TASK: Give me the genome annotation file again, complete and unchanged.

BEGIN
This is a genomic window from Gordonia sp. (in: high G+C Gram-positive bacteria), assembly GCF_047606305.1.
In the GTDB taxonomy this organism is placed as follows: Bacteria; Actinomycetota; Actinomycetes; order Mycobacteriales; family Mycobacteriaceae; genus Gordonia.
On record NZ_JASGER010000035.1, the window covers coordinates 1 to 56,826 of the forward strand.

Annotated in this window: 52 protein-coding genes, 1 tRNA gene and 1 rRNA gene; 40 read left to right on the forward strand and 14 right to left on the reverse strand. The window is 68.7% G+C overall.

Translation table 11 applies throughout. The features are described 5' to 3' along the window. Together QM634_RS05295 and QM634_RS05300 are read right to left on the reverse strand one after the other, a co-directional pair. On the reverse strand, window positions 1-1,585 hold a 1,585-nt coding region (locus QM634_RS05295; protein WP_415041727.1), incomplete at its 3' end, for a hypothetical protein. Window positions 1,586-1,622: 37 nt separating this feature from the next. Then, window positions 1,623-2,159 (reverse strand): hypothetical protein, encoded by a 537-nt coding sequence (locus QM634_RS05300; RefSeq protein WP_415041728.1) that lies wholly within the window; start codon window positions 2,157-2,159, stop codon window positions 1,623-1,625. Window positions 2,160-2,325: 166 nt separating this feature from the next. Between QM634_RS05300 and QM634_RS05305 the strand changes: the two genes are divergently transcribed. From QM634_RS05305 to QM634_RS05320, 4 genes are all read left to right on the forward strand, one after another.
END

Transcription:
This is a genomic window from Gordonia sp. (in: high G+C Gram-positive bacteria), assembly GCF_047606305.1.
In the GTDB taxonomy this organism is placed as follows: Bacteria; Actinomycetota; Actinomycetes; order Mycobacteriales; family Mycobacteriaceae; genus Gordonia.
On record NZ_JASGER010000035.1, the window covers coordinates 1 to 56,826 of the forward strand.

Annotated in this window: 52 protein-coding genes, 1 tRNA gene and 1 rRNA gene; 40 read left to right on the forward strand and 14 right to left on the reverse strand. The window is 68.7% G+C overall.

Translation table 11 applies throughout. The features are described 5' to 3' along the window. Together QM634_RS05295 and QM634_RS05300 are read right to left on the reverse strand one after the other, a co-directional pair. On the reverse strand, window positions 1-1,585 hold a 1,585-nt coding region (locus QM634_RS05295; protein WP_415041727.1), incomplete at its 3' end, for a hypothetical protein. Window positions 1,586-1,622: 37 nt separating this feature from the next. Then, window positions 1,623-2,159 (reverse strand): hypothetical protein, encoded by a 537-nt coding sequence (locus QM634_RS05300; RefSeq protein WP_415041728.1) that lies wholly within the window; start codon window positions 2,157-2,159, stop codon window positions 1,623-1,625. Window positions 2,160-2,325: 166 nt separating this feature from the next. Between QM634_RS05300 and QM634_RS05305 the strand changes: the two genes are divergently transcribed. From QM634_RS05305 to QM634_RS05320, 4 genes are all read left to right on the forward strand, one after another.